Cover: The Death and Afterlife of the North American Martyrs, from Harvard University PressCover: The Death and Afterlife of the North American Martyrs in HARDCOVER

The Death and Afterlife of the North American Martyrs

Add to Cart

Product Details


$48.00 • £38.95 • €43.00

ISBN 9780674051188

Publication Date: 11/18/2013


480 pages

6-1/8 x 9-1/4 inches

25 halftones


[A] fascinating book.—Nathan M. Greenfield, The Times Literary Supplement

Anderson has masterfully traced the evolution of the martyrs’ ‘myth’ to the present day… It is a fascinating read.—Michael Stogre, America

[Anderson] succeeds in illuminating the martyrs’ long afterlife, sketching along the way some major contours of Canadian history while keeping American and French contexts in mind as well… As a comparative and multinational work, this book is exemplary… From the first page to the last, this beautifully written, smartly crafted, and assiduously researched book models the kind of empathetic, honest, and nuanced approach that characterizes history at its best.—Danae Jacobson, Books & Culture

Emma Anderson has written a big book packed with fascinating information and insights… The Death and Afterlife of the North American Martyrs offers a rich and valuable study of the construction of memory as evidenced in this ‘ever-evolving, ever-contested cult.’—Jodi Bilinkoff, American Historical Review

[An] innovative history that crosses disciplines.—R. Berleant-Schiller, Choice

Emma Anderson has done something awe-inspiring: she has breathed life into the evocative story of the North American martyrs and their legacy. What’s most exciting is that she has accomplished this with both the hand of a great storyteller and the mind of a brilliant scholar.—Joseph Boyden, author of Three Day Road and Through Black Spruce

This beautifully written study of how the Jesuit martyrs have been remembered and reinvented in the popular Catholic imagination is without rival in terms of its scope, ambition, and achievement. I enthusiastically recommend it.—Kathleen Sprows Cummings, author of New Women of the Old Faith: Gender and American Catholicism in the Progressive Era

The eight men who became North America’s first canonized saints have been imagined and appropriated in many ways by both Euro-Americans and Amerindians on both sides of the U.S.–Canada border. With vivid style and powerful insight, Anderson explores the history and changing interpretations of the martyrs’ deaths, which, three centuries later, continue to serve as powerful cultural and spiritual symbols.—Dominique Deslandres, author of Croire et faire croire: Les missions francaises au XVIIe siecle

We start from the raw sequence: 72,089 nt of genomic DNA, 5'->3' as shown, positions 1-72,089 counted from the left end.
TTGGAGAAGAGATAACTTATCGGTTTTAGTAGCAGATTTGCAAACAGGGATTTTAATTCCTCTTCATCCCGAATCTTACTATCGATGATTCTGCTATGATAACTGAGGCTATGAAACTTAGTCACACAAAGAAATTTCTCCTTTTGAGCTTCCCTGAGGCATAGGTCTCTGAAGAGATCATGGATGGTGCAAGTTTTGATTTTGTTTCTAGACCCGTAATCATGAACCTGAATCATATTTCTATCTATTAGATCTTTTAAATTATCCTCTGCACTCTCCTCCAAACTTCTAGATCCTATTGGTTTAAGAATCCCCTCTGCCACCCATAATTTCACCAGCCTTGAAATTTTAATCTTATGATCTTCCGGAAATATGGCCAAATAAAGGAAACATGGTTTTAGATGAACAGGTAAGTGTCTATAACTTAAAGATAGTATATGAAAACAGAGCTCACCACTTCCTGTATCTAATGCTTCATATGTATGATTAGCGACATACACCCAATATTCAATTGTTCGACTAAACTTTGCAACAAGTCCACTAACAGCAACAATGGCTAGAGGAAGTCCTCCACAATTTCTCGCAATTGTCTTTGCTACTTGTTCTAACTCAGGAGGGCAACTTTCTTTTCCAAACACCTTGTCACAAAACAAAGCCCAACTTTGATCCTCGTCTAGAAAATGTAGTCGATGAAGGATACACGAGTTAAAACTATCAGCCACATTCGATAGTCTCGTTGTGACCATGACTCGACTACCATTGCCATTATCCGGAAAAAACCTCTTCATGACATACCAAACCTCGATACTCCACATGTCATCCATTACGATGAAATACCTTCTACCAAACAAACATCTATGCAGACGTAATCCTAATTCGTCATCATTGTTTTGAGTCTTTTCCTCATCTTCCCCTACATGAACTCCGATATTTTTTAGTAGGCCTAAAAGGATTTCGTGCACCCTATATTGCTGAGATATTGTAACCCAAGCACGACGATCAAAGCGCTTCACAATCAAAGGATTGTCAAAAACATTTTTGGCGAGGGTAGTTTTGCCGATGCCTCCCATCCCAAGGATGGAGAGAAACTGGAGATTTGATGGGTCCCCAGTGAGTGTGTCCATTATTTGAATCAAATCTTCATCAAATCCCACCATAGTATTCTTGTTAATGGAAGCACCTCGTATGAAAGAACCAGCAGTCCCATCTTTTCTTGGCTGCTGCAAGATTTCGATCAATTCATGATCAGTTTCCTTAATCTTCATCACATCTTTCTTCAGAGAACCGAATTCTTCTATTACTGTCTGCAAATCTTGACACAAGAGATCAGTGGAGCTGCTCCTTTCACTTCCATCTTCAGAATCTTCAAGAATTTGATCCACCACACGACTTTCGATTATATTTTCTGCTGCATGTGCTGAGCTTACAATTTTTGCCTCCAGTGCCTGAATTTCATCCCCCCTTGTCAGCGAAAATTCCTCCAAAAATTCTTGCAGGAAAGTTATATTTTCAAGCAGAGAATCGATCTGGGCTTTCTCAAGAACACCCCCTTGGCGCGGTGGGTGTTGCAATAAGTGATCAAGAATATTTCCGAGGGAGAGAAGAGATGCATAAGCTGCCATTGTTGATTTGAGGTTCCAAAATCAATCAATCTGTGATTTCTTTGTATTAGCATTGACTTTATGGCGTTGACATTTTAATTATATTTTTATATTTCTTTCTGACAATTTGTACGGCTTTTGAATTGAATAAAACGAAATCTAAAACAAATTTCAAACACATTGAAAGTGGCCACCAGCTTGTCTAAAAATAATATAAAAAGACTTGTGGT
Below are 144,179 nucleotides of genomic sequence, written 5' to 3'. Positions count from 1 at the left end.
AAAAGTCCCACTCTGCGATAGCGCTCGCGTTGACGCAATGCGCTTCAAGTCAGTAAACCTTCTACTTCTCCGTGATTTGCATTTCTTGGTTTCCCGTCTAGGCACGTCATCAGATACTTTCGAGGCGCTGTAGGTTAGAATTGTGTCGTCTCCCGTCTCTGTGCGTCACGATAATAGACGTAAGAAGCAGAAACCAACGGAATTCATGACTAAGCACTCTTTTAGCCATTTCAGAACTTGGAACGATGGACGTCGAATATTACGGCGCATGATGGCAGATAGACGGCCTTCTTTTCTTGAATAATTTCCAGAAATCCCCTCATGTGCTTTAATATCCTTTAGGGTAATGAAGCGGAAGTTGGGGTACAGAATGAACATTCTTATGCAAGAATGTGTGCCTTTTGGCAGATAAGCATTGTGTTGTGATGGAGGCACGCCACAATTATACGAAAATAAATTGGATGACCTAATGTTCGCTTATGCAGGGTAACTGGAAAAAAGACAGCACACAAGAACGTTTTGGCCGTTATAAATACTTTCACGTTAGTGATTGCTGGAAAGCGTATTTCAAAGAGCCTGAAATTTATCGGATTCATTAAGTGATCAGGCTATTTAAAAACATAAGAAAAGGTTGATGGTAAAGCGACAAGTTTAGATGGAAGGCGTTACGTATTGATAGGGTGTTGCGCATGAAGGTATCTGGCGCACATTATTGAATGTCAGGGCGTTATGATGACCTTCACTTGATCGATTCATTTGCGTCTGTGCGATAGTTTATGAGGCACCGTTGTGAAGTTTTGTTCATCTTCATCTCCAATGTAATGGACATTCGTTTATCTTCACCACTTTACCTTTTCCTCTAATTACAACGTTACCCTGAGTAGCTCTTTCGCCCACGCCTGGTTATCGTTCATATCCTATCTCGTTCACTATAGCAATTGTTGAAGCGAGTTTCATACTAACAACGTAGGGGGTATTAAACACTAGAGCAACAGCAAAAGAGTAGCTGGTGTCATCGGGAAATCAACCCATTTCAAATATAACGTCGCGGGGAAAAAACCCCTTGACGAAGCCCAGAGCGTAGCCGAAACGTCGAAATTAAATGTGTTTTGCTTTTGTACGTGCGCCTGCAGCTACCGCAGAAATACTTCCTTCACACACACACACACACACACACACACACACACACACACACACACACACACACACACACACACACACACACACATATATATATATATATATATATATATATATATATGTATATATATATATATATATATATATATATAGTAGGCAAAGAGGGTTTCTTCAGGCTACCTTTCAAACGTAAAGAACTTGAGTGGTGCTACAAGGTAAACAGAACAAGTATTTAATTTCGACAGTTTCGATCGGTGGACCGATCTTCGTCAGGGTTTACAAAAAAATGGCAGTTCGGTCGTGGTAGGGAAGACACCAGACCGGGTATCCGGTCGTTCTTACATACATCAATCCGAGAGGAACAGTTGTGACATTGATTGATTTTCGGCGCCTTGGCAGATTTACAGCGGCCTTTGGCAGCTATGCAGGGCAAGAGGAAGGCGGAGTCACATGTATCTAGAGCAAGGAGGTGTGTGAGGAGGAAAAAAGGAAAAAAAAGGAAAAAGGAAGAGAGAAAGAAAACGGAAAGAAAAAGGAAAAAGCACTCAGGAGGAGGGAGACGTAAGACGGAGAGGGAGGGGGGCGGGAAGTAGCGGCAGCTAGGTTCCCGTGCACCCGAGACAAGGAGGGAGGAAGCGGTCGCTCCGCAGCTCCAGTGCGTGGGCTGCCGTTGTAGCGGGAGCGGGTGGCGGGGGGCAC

In a lively and engaging style, Anderson recreates the story of Jesuit missionaries killed in the seventeenth century. More importantly, she uncovers the different meanings given to their deaths by American Catholics, Canadian nationalists, and Native people across the years. A fascinating book.—Allan Greer, author of Mohawk Saint: Catherine Tekakwitha and the Jesuits

This richly imagined book is a delight to read. In prose of exquisite, often sensuous detail and striking immediacy, Anderson offers a compelling history that opens up important questions in the study of religion. Her account of Brébeuf’s torture and death is a tour-de-force, while her treatment of the interactions between Native Americans and Europeans is psychologically acute and emotionally resonant.—Robert A. Orsi, author of Between Heaven and Earth: The Religious Worlds People Make and the Scholars Who Study Them

This beautifully written book about memory will be widely praised. It respectfully analyzes the practices and worldviews of both aboriginal peoples and European missionaries. It combines historical and ethnographic methods to craft a story that ranges from the seventeenth century to the present. And, at a time when many scholars are trumpeting comparative and transnational studies, it provides a model for those who want to write religious history across national borders.—Thomas A. Tweed, author of Crossing and Dwelling: A Theory of Religion

Recent News

Black lives matter. Black voices matter. A statement from HUP »

From Our Blog

Jacket: Memory Speaks: On Losing and Reclaiming Language and Self, by Julie Sedivy, from Harvard University Press

Lost in Translation: Reclaiming Lost Language

In Memory Speaks: On Losing and Reclaiming Language and Self, Julie Sedivy sets out to understand the science of language loss and the potential for renewal. Sedivy takes on the psychological and social world of multilingualism, exploring the human brain’s capacity to learn—and forget—languages at various stages of life. She argues that the struggle to remain connected to an ancestral language and culture is a site of common ground: people from all backgrounds can recognize the crucial role of language in forming a sense of self.